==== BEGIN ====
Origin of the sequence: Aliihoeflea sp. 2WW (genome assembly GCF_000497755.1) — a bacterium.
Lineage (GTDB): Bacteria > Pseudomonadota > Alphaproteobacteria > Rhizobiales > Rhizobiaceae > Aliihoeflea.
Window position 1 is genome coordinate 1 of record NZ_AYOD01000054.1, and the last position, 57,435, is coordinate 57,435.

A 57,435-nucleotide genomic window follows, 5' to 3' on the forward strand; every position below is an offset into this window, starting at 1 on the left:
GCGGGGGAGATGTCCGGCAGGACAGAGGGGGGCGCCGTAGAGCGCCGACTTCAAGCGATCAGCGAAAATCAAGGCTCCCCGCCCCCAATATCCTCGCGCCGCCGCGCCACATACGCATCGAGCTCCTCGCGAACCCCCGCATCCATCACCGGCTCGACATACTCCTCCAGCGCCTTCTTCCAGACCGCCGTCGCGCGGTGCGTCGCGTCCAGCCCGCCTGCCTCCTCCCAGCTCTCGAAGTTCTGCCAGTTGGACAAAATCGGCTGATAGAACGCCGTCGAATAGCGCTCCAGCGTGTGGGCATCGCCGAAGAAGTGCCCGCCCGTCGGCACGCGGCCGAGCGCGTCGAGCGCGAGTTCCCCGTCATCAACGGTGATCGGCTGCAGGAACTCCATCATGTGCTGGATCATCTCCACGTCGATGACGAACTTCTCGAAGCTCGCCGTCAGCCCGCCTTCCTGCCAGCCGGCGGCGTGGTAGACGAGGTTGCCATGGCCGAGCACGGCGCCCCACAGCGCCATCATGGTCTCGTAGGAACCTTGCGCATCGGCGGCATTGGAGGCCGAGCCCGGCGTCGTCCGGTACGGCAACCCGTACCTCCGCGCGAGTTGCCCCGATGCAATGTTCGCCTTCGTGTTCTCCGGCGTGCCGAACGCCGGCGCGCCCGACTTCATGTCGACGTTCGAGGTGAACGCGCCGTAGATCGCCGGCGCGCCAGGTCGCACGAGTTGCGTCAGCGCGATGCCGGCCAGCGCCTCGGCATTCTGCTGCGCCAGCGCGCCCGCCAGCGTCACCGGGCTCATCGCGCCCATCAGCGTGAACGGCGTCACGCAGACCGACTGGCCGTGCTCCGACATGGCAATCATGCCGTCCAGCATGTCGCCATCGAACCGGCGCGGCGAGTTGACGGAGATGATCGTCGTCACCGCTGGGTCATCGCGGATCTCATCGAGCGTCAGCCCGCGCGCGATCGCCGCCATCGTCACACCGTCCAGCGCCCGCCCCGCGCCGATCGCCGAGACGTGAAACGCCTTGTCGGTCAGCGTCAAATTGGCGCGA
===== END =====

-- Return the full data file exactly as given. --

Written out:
Origin of the sequence: Aliihoeflea sp. 2WW (genome assembly GCF_000497755.1) — a bacterium.
Lineage (GTDB): Bacteria > Pseudomonadota > Alphaproteobacteria > Rhizobiales > Rhizobiaceae > Aliihoeflea.
Window position 1 is genome coordinate 1 of record NZ_AYOD01000054.1, and the last position, 57,435, is coordinate 57,435.

A 57,435-nucleotide genomic window follows, 5' to 3' on the forward strand; every position below is an offset into this window, starting at 1 on the left:
GCGGGGGAGATGTCCGGCAGGACAGAGGGGGGCGCCGTAGAGCGCCGACTTCAAGCGATCAGCGAAAATCAAGGCTCCCCGCCCCCAATATCCTCGCGCCGCCGCGCCACATACGCATCGAGCTCCTCGCGAACCCCCGCATCCATCACCGGCTCGACATACTCCTCCAGCGCCTTCTTCCAGACCGCCGTCGCGCGGTGCGTCGCGTCCAGCCCGCCTGCCTCCTCCCAGCTCTCGAAGTTCTGCCAGTTGGACAAAATCGGCTGATAGAACGCCGTCGAATAGCGCTCCAGCGTGTGGGCATCGCCGAAGAAGTGCCCGCCCGTCGGCACGCGGCCGAGCGCGTCGAGCGCGAGTTCCCCGTCATCAACGGTGATCGGCTGCAGGAACTCCATCATGTGCTGGATCATCTCCACGTCGATGACGAACTTCTCGAAGCTCGCCGTCAGCCCGCCTTCCTGCCAGCCGGCGGCGTGGTAGACGAGGTTGCCATGGCCGAGCACGGCGCCCCACAGCGCCATCATGGTCTCGTAGGAACCTTGCGCATCGGCGGCATTGGAGGCCGAGCCCGGCGTCGTCCGGTACGGCAACCCGTACCTCCGCGCGAGTTGCCCCGATGCAATGTTCGCCTTCGTGTTCTCCGGCGTGCCGAACGCCGGCGCGCCCGACTTCATGTCGACGTTCGAGGTGAACGCGCCGTAGATCGCCGGCGCGCCAGGTCGCACGAGTTGCGTCAGCGCGATGCCGGCCAGCGCCTCGGCATTCTGCTGCGCCAGCGCGCCCGCCAGCGTCACCGGGCTCATCGCGCCCATCAGCGTGAACGGCGTCACGCAGACCGACTGGCCGTGCTCCGACATGGCAATCATGCCGTCCAGCATGTCGCCATCGAACCGGCGCGGCGAGTTGACGGAGATGATCGTCGTCACCGCTGGGTCATCGCGGATCTCATCGAGCGTCAGCCCGCGCGCGATCGCCGCCATCGTCACACCGTCCAGCGCCCGCCCCGCGCCGATCGCCGAGACGTGAAACGCCTTGTCGGTCAGCGTCAAATTGGCGCGA